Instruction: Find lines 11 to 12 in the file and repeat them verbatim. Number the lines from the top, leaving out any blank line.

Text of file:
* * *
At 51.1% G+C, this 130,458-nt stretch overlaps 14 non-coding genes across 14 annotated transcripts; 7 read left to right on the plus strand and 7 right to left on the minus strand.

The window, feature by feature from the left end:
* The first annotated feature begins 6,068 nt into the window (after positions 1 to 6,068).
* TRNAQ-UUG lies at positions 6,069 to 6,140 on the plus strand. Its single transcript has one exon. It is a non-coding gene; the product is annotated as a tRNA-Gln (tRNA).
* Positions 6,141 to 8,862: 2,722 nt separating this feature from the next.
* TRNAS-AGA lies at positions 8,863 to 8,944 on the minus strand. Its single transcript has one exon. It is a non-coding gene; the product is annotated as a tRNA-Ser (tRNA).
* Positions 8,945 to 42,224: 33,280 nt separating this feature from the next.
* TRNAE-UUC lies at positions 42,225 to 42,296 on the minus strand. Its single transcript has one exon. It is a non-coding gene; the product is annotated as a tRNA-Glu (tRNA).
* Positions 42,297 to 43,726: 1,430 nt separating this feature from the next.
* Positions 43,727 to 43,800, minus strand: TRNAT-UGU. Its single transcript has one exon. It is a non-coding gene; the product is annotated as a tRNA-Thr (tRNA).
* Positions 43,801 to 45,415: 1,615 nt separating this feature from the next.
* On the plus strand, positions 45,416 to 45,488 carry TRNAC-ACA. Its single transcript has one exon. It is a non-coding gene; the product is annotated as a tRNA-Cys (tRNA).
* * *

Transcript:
* Positions 43,801 to 45,415: 1,615 nt separating this feature from the next.
* On the plus strand, positions 45,416 to 45,488 carry TRNAC-ACA. Its single transcript has one exon. It is a non-coding gene; the product is annotated as a tRNA-Cys (tRNA).